Abstract

    Phase spatial light modulators (SLMs) are widely used for generating multifocal three-dimensional (3D) illumination patterns, but these are limited to a field of view constrained by the pixel count or size of the SLM. Further, with two-photon SLM-based excitation, increasing the number of focal spots penalizes the total signal linearly--requiring more laser power than is available or can be tolerated by the sample. Here we analyze and demonstrate a method of using galvanometer mirrors to time-sequentially reposition multiple 3D holograms, both extending the field of view and increasing the total time-averaged two-photon signal. We apply our approach to 3D two-photon in vivo neuronal calcium imaging.

    View details for DOI 10.1364/OE.23.032573

    View details for Web of Science ID 000366687200093

    View details for PubMedID 26699047

    View details for PubMedCentralID PMC4775739

  • Adaptive Color Display via Perceptually-driven Factored Spectral Projection ACM TRANSACTIONS ON GRAPHICS Kauvar, I., Yang, S. J., Shi, L., McDowall, I., Wetzstein, G. 2015; 34 (6)
  • Natural neural projection dynamics underlying social behavior. Cell Gunaydin, L. A., Grosenick, L., Finkelstein, J. C., Kauvar, I. V., Fenno, L. E., Adhikari, A., Lammel, S., Mirzabekov, J. J., Airan, R. D., Zalocusky, K. A., Tye, K. M., Anikeeva, P., Malenka, R. C., Deisseroth, K. 2014; 157 (7): 1535-1551

    Abstract

    Social interaction is a complex behavior essential for many species and is impaired in major neuropsychiatric disorders. Pharmacological studies have implicated certain neurotransmitter systems in social behavior, but circuit-level understanding of endogenous neural activity during social interaction is lacking. We therefore developed and applied a new methodology, termed fiber photometry, to optically record natural neural activity in genetically and connectivity-defined projections to elucidate the real-time role of specified pathways in mammalian behavior. Fiber photometry revealed that activity dynamics of a ventral tegmental area (VTA)-to-nucleus accumbens (NAc) projection could encode and predict key features of social, but not novel object, interaction. Consistent with this observation, optogenetic control of cells specifically contributing to this projection was sufficient to modulate social behavior, which was mediated by type 1 dopamine receptor signaling downstream in the NAc. Direct observation of deep projection-specific activity in this way captures a fundamental and previously inaccessible dimension of mammalian circuit dynamics.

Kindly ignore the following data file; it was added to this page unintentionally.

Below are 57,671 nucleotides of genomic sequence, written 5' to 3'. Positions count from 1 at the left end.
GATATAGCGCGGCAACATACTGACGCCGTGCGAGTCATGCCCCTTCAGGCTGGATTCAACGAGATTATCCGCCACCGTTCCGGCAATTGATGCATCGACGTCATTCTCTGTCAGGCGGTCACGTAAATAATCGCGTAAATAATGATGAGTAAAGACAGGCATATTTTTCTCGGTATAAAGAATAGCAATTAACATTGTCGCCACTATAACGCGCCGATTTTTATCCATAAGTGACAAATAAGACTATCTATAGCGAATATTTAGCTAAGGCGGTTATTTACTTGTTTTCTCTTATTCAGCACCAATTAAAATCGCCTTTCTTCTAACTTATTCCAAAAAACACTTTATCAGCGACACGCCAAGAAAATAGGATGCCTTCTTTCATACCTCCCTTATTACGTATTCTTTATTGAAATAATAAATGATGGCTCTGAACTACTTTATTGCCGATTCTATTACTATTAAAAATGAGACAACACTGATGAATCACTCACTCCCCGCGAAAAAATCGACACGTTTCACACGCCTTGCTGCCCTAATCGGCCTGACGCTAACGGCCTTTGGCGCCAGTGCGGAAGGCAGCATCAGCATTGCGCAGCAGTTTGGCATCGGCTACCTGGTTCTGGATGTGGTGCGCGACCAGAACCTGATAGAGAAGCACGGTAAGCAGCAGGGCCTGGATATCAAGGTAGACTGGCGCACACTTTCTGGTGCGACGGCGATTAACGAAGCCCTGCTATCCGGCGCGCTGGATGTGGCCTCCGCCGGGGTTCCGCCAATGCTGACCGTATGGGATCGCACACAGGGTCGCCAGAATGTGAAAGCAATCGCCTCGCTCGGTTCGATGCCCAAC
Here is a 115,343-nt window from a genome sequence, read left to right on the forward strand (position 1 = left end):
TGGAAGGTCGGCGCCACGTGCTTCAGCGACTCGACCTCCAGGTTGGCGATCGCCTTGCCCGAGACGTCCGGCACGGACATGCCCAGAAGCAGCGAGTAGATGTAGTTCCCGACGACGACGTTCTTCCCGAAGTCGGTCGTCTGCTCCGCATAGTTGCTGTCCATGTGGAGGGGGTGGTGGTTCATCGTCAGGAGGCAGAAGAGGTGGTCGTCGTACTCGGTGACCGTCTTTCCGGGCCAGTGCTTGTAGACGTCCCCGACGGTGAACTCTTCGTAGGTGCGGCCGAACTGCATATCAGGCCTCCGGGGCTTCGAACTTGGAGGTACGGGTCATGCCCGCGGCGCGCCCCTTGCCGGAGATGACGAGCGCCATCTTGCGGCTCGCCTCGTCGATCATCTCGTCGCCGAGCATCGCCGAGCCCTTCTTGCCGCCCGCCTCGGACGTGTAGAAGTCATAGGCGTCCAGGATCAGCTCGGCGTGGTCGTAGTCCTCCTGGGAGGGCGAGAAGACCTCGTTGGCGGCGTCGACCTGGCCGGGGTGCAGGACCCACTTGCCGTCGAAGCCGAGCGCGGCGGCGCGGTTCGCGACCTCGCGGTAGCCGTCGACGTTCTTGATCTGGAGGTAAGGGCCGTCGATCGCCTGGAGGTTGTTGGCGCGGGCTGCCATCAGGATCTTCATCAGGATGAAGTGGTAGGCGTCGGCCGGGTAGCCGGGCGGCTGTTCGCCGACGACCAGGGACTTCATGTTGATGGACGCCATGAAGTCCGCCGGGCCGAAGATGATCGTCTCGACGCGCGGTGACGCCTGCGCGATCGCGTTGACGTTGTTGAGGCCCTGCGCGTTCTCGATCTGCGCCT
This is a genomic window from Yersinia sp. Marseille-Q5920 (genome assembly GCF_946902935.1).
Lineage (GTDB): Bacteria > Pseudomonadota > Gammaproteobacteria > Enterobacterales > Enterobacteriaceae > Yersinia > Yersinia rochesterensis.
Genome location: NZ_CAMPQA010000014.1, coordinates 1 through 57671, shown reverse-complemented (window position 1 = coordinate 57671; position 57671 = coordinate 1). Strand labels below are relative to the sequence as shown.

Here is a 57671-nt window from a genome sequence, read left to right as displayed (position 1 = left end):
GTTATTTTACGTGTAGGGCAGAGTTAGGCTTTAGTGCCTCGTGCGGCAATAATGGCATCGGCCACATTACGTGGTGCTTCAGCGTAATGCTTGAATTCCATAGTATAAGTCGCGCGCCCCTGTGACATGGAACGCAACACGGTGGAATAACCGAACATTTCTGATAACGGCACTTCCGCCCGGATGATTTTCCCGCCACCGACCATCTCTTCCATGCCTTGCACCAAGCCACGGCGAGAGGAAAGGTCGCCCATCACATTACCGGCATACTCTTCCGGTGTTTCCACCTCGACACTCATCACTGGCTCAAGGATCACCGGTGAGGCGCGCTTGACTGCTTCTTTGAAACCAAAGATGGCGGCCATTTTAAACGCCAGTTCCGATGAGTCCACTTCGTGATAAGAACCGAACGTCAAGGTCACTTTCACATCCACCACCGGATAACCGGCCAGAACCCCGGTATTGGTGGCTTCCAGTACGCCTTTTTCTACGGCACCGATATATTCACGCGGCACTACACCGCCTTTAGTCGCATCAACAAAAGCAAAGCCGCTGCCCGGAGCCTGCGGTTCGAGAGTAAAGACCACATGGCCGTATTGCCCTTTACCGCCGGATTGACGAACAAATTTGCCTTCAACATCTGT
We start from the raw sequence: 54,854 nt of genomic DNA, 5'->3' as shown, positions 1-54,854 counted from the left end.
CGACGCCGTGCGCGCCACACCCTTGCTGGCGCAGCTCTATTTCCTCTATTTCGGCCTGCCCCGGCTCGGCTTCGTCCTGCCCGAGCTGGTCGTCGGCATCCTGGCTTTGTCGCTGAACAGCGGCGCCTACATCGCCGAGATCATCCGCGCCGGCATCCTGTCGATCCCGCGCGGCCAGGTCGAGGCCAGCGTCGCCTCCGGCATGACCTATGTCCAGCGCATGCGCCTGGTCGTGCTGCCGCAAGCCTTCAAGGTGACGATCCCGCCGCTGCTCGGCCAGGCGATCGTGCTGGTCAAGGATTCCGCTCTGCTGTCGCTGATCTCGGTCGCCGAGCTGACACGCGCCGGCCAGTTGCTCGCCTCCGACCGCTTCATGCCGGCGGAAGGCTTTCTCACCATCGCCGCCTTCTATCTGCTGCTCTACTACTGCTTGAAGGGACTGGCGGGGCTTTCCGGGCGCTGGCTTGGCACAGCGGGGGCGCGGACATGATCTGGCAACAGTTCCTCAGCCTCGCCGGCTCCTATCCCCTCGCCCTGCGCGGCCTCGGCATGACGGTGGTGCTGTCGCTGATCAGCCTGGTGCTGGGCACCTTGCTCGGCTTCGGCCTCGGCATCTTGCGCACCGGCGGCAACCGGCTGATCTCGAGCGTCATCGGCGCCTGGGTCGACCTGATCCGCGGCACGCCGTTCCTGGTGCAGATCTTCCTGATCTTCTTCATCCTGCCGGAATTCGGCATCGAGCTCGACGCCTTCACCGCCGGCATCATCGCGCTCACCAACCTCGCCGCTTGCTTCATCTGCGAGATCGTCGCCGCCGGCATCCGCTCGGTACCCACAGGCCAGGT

View details for DOI 10.1016/j.cell.2014.05.017

    View details for PubMedID 24949967

    View details for PubMedCentralID PMC4123133

  • The Role of Electron Affinity in Determining Whether Fullerenes Catalyze or Inhibit Photooxidation of Polymers for Solar Cells ADVANCED ENERGY MATERIALS Hoke, E. T., Sachs-Quintana, I. T., Lloyd, M. T., Kauvar, I., Mateker, W. R., Nardes, A. M., Peters, C. H., Kopidakis, N., McGehee, M. D. 2012; 2 (11): 1351-1357
  • Influence of the hole-transport layer on the initial behavior and lifetime of inverted organic photovoltaics SOLAR ENERGY MATERIALS AND SOLAR CELLS Lloyd, M. T., Peters, C. H., Garcia, A., Kauvar, I. V., Berry, J. J., Reese, M. O., McGehee, M. D., Ginley, D. S., Olson, D. C. 2011; 95 (5): 1382-1388
  • Unconventional Face-On Texture and Exceptional In-Plane Order of a High Mobility n-Type Polymer ADVANCED MATERIALS Rivnay, J., Toney, M. F., Zheng, Y., Kauvar, I. V., Chen, Z., Wagner, V., Facchetti, A., Salleo, A. 2010; 22 (39): 4359-?

    Abstract

    Substantial in-plane crystallinity and dominant face-on stacking are observed in thin films of a high-mobility n-type rylene-thiophene copolymer. Spun films of the polymer, previously thought to have little or no order are found to exhibit an ordered microstructure at both interfaces, and in the bulk. The implications of this type of packing and crystalline morphology are discussed as they relate to thin-film transistors.

    View details for DOI 10.1002/adma.201001202

    View details for Web of Science ID 000284000700005

    View details for PubMedID 20623753